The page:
Frank McCourt wants the judge to clear the way for a lucrative television contract for the Dodgers. Jamie McCourt wants the judge to order the Dodgers sold.
However, both issues could be moot before Los Angeles Superior Court Judge Scott Gordon could rule on them.
On Thursday, Gordon set June 22 as the date he would hear both issues. But Major League Baseball could seize the Dodgers and put them up for sale if Frank McCourt cannot meet their May 31 payroll, and Commissioner Bud Selig does not appear inclined to wait for the court hearing before taking action.
"If he doesn't make payroll, it's over," said a person familiar with Selig's thinking but not authorized to discuss it publicly.
Frank and Jamie McCourt also agreed to renew settlement talks on May 26, with Gordon as the mediator.
Jamie McCourt asked Gordon to order an immediate sale of the Dodgers, alleging in a court filing that her ex-husband had brought the team "to the brink of financial ruin." She considers a sale inevitable, and she argues the highest price could be obtained if she and Frank — not Major League Baseball — could control the sale process.
"MLB is under no obligation to maximize the proceeds of such a sale," according to the filing.
Frank McCourt asked the judge either to approve a proposed television contract with Fox — an agreement he has said would resolve the Dodgers' financial woes and could be worth more than $3 billion — or to rule that Jamie McCourt has no say in the deal.
Fox does not plan to move forward with a contract without assurances that Jamie McCourt would not challenge it in court, according to two people briefed on the matter. Fox would welcome a ruling on whether she had legal authority to contest the contract, according to a person familiar with the Fox position.
"It would definitely help clear up what is a muddied position," the person said.
In his filing, Frank McCourt said Jamie's assertion that she is half-owner of the team and thus could contest the Fox deal "had the devastating effect of causing Major League Baseball to question who controls the Dodgers and contributed to its decision to try to seize control of the team."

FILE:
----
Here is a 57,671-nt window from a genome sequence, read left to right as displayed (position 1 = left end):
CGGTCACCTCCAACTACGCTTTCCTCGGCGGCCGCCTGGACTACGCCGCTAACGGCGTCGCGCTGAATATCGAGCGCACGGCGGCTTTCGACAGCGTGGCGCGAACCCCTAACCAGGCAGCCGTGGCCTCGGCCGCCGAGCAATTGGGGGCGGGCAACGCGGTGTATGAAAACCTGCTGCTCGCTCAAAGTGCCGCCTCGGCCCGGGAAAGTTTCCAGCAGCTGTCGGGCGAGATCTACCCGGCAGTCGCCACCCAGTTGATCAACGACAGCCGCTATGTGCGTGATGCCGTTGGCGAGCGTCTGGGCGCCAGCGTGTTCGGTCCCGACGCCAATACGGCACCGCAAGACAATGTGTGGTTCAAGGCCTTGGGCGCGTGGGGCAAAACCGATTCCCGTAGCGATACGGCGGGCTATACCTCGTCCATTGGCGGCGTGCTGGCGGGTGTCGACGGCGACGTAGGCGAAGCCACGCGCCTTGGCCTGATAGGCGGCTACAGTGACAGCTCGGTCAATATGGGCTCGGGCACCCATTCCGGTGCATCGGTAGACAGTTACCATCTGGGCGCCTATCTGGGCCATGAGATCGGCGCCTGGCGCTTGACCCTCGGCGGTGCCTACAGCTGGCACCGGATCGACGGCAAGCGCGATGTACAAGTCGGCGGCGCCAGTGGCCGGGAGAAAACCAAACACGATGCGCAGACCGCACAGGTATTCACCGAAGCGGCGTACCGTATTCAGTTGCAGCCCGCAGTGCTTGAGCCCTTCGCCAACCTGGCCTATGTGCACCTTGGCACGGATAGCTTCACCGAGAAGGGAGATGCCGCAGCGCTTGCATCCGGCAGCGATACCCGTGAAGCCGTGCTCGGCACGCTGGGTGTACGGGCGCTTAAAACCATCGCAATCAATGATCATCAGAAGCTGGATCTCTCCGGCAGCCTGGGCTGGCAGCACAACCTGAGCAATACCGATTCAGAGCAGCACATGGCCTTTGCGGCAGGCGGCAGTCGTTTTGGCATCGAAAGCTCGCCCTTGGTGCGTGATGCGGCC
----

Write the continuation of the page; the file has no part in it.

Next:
Ryan Kirkpatrick, an attorney for Frank McCourt, said his client's uncontested role as the day-to-day operator of the Dodgers left Jamie with no claim to a say in the Fox deal.
"She can't veto it," Kirkpatrick said, adding that the authority of an operator to run a business is "extremely broad."
Dennis Wasser, an attorney for Jamie, said he hoped the league would work with the parties on a settlement before taking any action to seize the team.
"Hopefully, they will join us in this endeavor," Wasser said.
Selig last month appointed a trustee to oversee the Dodgers' business operations. He has said he would neither accept nor reject the Fox deal until a law firm completes an investigation into the Dodgers' finances.
Potential opposition from Jamie McCourt is not the only factor in Selig's consideration of the deal, said the person familiar with the probe but not authorized to discuss it publicly.
It is "not impossible" that investigation could be concluded by May 31, the person said.
Frank McCourt does not currently have the money to meet payroll, although one person familiar with the matter did not rule out the possibility that McCourt could find additional short-term financing. McCourt got a $30-million personal loan to cover the Dodgers' two April pay periods and their May 15 payroll.
However, if McCourt cannot make the next payroll, it is unlikely Selig would wait until the June 22 hearing to act, said a person familiar with his thinking — in part because Gordon might take additional weeks, or months, to issue his rulings.
In addition, if the owners of the other 29 clubs were covering the Dodgers' payroll, those owners probably would want the Dodgers sold and the payroll costs recouped as soon as possible.
Lynn Soodik, a Santa Monica family law attorney who has closely followed the McCourt divorce proceedings, said Frank McCourt might have a better chance than Jamie McCourt to get a favorable ruling from Gordon.
Soodik said Gordon could bar Jamie McCourt from challenging the Fox contract, then award financial damages later if the concern in her filing that the deal "may be below market" turns out to be correct.
On the other hand, Soodik said, Gordon would not want to order the team sold if the judge believed Frank McCourt had any chance at a subsequent resolution with Fox and MLB.
"He can't get the team back," Soodik said.